Optical character recognition (OCR) technology has the potential to transform how businesses work. This article explores the benefits and uses of OCR.
Optical Character Recognition (OCR) technology has a number of significant business uses beyond generating digital versions of handwritten or printed text.
In fact, OCR is already being used for automation and optimizing business processes, in addition to a range of other enterprise-level uses.
OCR originated in scanning printed, text-heavy books. It's now a technology capable of reading texts as varied as license plates, advertisements, and road signs.
Google Street View uses OCR technology, as does Dropbox. It can also translate text from images in real-time on Google Translate. In each of these instances, and for many others, OCR technology is used.
This article will cover how OCR solutions function and detail some of their potential business impacts.
Common Applications of OCR
Many different industries use OCR technology for multiple tasks, including digitizing documents, enhancing security, and improving accessibility.
Digitizing Paper Documents
Digitizing paper records helps businesses beyond saving paper.
These records are now able to be archived, sorted, searched and freely transferred. This results in new levels of intelligence and adaptability for many businesses.
One burdensome task that OCR can eliminate is manually entering contacts gathered at a trade show or conference into a contact management system or CRM.
Using an OCR application capable of reading business cards, contacts can be translated into a digital form instantly.
This serves as a platform to connect with new business opportunities.
OCR can also help whenever an enterprise is collecting data in a structured, repeatable format with a high transaction frequency.
For any business that deals with a regular stream of varied documents, the ability to sort them is absolutely crucial.
While sorting was done manually in the past, OCR applications possess a number of advantages over manual sorting.
OCR systems can handle both handwritten and printed text.
They can also identify document types and parse data according to complex business rules.
Offering Assistive Solutions
Employees or customers with a visual impairment often require a means to convert paper documents to digital text. OCR can deliver a solution that feeds written text into a text-to-speech application.
Digitizing Historical and Cultural Records
For institutions like galleries and museums, historical records can span decades and even centuries.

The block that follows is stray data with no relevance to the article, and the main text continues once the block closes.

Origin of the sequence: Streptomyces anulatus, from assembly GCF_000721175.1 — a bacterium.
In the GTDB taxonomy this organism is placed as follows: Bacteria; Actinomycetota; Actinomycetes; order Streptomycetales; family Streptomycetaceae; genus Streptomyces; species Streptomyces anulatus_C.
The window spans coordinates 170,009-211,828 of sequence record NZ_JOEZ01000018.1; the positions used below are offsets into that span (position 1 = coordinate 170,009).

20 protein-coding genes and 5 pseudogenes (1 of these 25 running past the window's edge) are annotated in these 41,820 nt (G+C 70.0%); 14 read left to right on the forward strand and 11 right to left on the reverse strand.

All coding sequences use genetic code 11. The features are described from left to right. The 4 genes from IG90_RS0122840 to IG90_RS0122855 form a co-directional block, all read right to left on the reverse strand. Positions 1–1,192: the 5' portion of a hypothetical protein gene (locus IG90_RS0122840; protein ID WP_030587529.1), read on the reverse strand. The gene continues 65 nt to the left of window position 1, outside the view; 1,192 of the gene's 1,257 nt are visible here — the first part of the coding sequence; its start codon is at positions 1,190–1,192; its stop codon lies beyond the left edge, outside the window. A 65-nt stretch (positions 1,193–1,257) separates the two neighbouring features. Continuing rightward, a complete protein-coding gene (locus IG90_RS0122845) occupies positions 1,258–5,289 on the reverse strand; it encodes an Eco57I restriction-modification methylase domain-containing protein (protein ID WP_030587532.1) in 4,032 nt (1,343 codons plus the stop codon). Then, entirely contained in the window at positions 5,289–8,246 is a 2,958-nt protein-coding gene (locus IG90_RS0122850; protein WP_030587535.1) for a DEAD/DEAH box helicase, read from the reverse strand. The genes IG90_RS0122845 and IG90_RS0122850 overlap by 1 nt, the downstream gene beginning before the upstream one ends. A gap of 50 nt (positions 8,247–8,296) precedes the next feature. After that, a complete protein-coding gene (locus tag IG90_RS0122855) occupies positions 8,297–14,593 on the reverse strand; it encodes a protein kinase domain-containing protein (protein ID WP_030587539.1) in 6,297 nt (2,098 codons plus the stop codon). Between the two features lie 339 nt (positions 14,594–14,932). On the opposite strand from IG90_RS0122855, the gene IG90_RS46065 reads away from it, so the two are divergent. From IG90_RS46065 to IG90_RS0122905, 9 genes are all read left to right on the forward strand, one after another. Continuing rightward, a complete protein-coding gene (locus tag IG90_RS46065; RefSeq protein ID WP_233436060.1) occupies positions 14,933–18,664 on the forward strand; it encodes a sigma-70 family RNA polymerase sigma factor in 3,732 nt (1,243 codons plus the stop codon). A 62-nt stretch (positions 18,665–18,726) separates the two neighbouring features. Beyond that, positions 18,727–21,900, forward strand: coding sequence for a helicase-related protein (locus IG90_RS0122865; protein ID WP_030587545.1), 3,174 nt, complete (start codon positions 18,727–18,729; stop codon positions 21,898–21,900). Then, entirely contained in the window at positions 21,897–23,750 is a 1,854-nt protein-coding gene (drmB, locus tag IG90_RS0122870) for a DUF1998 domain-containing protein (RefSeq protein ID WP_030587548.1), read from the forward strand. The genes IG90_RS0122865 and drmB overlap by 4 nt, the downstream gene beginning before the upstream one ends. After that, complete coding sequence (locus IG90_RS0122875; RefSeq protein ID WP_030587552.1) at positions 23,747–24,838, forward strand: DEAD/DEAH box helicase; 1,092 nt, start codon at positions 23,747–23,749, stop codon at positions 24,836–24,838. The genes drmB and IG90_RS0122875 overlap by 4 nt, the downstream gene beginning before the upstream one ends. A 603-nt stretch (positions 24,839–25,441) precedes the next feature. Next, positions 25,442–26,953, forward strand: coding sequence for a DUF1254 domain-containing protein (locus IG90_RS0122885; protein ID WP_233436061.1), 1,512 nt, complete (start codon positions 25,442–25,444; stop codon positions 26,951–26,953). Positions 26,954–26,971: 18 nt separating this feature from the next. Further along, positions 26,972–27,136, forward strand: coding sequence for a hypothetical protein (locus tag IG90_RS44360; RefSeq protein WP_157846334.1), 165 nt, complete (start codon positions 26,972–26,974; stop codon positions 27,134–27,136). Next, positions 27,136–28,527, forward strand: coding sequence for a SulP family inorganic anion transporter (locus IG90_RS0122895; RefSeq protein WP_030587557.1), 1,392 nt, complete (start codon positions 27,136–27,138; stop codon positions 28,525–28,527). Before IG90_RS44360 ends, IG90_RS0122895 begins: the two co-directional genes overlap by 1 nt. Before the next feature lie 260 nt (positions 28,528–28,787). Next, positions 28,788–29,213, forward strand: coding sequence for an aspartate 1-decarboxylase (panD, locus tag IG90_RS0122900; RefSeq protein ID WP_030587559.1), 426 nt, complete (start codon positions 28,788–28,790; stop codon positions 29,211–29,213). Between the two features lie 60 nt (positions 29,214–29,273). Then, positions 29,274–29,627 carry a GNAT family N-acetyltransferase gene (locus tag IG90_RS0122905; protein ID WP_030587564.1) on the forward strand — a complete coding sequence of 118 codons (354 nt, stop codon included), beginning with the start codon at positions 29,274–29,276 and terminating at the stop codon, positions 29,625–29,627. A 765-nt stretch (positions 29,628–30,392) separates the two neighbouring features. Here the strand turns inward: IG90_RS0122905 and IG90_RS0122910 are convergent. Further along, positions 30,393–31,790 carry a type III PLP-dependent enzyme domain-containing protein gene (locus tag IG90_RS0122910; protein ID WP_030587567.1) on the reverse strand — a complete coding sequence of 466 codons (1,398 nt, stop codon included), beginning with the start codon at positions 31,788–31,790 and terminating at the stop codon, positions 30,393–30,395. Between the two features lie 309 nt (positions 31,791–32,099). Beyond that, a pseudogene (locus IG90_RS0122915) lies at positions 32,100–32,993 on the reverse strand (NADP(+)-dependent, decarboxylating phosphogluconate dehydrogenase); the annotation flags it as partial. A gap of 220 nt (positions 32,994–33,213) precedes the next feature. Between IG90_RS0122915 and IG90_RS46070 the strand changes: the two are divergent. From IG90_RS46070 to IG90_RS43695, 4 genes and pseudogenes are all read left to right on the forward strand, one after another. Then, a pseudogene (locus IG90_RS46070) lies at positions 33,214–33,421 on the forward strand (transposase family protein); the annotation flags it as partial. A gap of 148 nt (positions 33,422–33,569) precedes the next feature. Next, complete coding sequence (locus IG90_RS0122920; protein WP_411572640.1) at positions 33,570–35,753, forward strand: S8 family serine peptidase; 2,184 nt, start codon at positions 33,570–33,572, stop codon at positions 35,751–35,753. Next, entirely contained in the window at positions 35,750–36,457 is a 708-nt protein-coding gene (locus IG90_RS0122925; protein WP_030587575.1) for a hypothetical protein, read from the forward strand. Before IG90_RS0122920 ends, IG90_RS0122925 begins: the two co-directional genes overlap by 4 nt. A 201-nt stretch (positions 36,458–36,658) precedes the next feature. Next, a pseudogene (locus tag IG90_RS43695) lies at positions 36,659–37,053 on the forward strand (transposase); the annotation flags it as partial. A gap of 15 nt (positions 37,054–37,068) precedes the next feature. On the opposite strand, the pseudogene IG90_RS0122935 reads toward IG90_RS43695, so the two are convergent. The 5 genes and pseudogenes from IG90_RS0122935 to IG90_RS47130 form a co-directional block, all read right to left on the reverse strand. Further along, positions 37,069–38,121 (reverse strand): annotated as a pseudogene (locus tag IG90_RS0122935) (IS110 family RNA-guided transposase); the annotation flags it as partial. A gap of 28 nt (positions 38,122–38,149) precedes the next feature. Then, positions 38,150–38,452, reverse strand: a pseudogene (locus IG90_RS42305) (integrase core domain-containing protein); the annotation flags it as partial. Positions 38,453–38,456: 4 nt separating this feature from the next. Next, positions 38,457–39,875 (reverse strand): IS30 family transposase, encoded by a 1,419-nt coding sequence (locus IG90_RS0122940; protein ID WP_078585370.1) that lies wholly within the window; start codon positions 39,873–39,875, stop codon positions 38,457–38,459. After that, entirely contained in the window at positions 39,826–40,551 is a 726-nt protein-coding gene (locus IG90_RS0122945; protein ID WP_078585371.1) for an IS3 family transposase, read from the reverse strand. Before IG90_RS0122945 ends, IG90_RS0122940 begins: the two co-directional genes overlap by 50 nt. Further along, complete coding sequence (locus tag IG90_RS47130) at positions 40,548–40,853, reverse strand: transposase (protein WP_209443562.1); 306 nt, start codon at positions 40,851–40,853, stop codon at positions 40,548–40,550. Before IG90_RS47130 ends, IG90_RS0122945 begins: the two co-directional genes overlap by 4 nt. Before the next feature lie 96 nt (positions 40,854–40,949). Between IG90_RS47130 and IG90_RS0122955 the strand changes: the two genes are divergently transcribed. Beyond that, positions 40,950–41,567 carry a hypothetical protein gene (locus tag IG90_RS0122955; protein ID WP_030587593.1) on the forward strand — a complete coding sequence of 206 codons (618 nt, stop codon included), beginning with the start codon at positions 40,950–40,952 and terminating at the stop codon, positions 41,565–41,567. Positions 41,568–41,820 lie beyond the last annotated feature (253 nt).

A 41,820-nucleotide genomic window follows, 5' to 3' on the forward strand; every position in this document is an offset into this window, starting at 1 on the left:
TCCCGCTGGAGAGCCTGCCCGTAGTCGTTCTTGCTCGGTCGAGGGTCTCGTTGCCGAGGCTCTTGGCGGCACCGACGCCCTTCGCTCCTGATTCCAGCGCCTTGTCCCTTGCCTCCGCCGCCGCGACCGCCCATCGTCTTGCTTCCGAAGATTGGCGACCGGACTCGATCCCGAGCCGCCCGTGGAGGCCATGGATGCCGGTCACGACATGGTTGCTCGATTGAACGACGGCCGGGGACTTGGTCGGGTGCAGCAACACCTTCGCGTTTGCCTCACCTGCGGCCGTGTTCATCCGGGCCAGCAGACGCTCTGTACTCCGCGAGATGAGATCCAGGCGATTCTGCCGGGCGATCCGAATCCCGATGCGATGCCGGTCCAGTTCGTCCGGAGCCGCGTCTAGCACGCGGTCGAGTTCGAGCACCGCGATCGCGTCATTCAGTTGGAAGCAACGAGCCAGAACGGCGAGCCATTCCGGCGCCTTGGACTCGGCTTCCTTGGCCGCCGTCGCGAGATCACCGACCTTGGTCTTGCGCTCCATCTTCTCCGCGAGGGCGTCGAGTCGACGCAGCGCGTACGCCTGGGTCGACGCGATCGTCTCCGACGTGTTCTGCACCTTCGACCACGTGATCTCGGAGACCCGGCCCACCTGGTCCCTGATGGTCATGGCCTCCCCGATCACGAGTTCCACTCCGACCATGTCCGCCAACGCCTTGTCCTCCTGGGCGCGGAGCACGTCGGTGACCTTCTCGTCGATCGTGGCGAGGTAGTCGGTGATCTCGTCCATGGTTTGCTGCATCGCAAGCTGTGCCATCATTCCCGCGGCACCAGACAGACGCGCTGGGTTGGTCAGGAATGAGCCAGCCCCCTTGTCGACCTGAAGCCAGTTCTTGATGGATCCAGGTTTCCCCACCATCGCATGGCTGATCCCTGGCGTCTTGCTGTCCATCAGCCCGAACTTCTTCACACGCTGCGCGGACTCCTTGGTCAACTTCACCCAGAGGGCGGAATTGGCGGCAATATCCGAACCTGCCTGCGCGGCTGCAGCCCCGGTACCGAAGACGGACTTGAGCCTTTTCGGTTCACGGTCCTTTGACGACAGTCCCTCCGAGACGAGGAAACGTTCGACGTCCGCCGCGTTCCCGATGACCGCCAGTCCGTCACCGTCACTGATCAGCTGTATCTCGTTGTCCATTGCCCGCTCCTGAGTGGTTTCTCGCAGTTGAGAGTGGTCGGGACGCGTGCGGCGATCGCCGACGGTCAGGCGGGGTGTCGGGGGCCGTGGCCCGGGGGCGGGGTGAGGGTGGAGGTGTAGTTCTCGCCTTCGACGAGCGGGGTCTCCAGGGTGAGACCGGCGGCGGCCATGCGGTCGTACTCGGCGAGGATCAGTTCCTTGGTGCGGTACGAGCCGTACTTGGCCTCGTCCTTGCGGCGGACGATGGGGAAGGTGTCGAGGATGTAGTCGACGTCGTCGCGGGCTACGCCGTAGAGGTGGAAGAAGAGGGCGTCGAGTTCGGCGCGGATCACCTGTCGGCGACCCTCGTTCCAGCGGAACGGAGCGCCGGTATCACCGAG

Digitizing these records is vital to preserving them since written records can be easily damaged by fire or water or can degrade over time.
OCR technology can enable the preservation of culturally important documents and allow for quick searching.
OCR enables you to share these records all over the world through the internet.
Providing Secured Access
From driver’s licenses and passports to insurance certificates and auto plate numbers, OCR solutions can quickly and efficiently handle all the varied forms of personal identification.
This allows commercial and civic institutions, including police departments and airports, to process personal data with a minimum of error due to manual processing issues.
OCR technology can automatically verify user identities in real-time.
OCR prevents fraud attempts by using fake documents by comparing data and photos of a database-stored ID document to a selfie or document photo provided by a user.
Translating Between Languages
OCR technology detects text content in an image and extracts the identified text into a machine-readable character stream, at the same time detecting the language.
The technology can be applied to street signs or handwritten texts using the Google Translate mobile app. Working instantly, it uses a mobile camera as a scanner.
The OCR-based app is capable of working with more than 100 languages.
Technologies Behind OCR
OCR is based on Machine Learning techniques that localize text in an image and understand what it says.
First, Convolutional Neural Networks (CNN) capture an image and identify graphical patterns for further recognition and transition into text.
After that, OCR algorithms identify all the letters labeled by CNN in the first stage.
Finally, Natural Language Processing (NLP) algorithms articulate sentences by uncovering the logical structure and connection between words. This produces a document a human can understand.
There are a number of open-source and commercial OCR solutions available on the market today. The most critical factor for an OCR system is recognition accuracy.
When using OCR for ID documents recognition, for example, the following OCR engines have been evaluated via research, and the results have been summarized as below:
As the table demonstrates, Google Vision turned out to be the most robust and accurate solution for text recognition from ID documents.
To choose the most accurate OCR solution for performing another task, for example, a vehicle number-plate recognition, a new research must be performed.
OCR Technology Makes Businesses More Efficient
To successfully implement OCR technology in your software product, it’s crucial to identify business goals, evaluate data available from both open sources and your own datasets, and decide if additional security measures are needed to back up an OCR engine accuracy failure.
Additionally, creating a partnership with a credible machine learning consultant has the potential to achieve attainable enterprise goals and benchmarks. They can also help you select the OCR architecture, tools, and services most appropriate for your individual business case.